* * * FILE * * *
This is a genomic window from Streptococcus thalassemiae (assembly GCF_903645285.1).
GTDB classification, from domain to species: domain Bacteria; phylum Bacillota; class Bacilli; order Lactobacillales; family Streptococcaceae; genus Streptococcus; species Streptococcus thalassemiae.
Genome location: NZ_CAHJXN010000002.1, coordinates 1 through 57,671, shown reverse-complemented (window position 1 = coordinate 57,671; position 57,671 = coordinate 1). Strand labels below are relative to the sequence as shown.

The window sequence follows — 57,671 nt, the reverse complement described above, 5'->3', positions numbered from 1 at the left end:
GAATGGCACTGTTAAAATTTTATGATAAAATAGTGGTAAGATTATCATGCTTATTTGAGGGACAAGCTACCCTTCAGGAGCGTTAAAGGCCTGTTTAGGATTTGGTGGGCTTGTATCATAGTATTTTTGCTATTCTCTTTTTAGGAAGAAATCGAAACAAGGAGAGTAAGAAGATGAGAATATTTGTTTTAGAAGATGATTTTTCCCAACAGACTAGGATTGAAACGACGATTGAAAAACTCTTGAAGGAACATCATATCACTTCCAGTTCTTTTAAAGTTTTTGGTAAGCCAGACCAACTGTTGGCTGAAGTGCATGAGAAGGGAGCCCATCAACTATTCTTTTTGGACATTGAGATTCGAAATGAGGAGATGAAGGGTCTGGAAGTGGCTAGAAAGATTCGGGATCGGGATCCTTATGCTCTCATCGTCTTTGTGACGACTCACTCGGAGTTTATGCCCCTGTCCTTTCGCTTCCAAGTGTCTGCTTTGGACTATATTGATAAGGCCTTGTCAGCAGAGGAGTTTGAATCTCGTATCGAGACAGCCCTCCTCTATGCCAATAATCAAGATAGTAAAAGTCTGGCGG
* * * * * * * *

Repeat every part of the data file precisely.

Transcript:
This is a genomic window from Streptococcus thalassemiae (assembly GCF_903645285.1).
GTDB classification, from domain to species: domain Bacteria; phylum Bacillota; class Bacilli; order Lactobacillales; family Streptococcaceae; genus Streptococcus; species Streptococcus thalassemiae.
Genome location: NZ_CAHJXN010000002.1, coordinates 1 through 57,671, shown reverse-complemented (window position 1 = coordinate 57,671; position 57,671 = coordinate 1). Strand labels below are relative to the sequence as shown.

The window sequence follows — 57,671 nt, the reverse complement described above, 5'->3', positions numbered from 1 at the left end:
GAATGGCACTGTTAAAATTTTATGATAAAATAGTGGTAAGATTATCATGCTTATTTGAGGGACAAGCTACCCTTCAGGAGCGTTAAAGGCCTGTTTAGGATTTGGTGGGCTTGTATCATAGTATTTTTGCTATTCTCTTTTTAGGAAGAAATCGAAACAAGGAGAGTAAGAAGATGAGAATATTTGTTTTAGAAGATGATTTTTCCCAACAGACTAGGATTGAAACGACGATTGAAAAACTCTTGAAGGAACATCATATCACTTCCAGTTCTTTTAAAGTTTTTGGTAAGCCAGACCAACTGTTGGCTGAAGTGCATGAGAAGGGAGCCCATCAACTATTCTTTTTGGACATTGAGATTCGAAATGAGGAGATGAAGGGTCTGGAAGTGGCTAGAAAGATTCGGGATCGGGATCCTTATGCTCTCATCGTCTTTGTGACGACTCACTCGGAGTTTATGCCCCTGTCCTTTCGCTTCCAAGTGTCTGCTTTGGACTATATTGATAAGGCCTTGTCAGCAGAGGAGTTTGAATCTCGTATCGAGACAGCCCTCCTCTATGCCAATAATCAAGATAGTAAAAGTCTGGCGG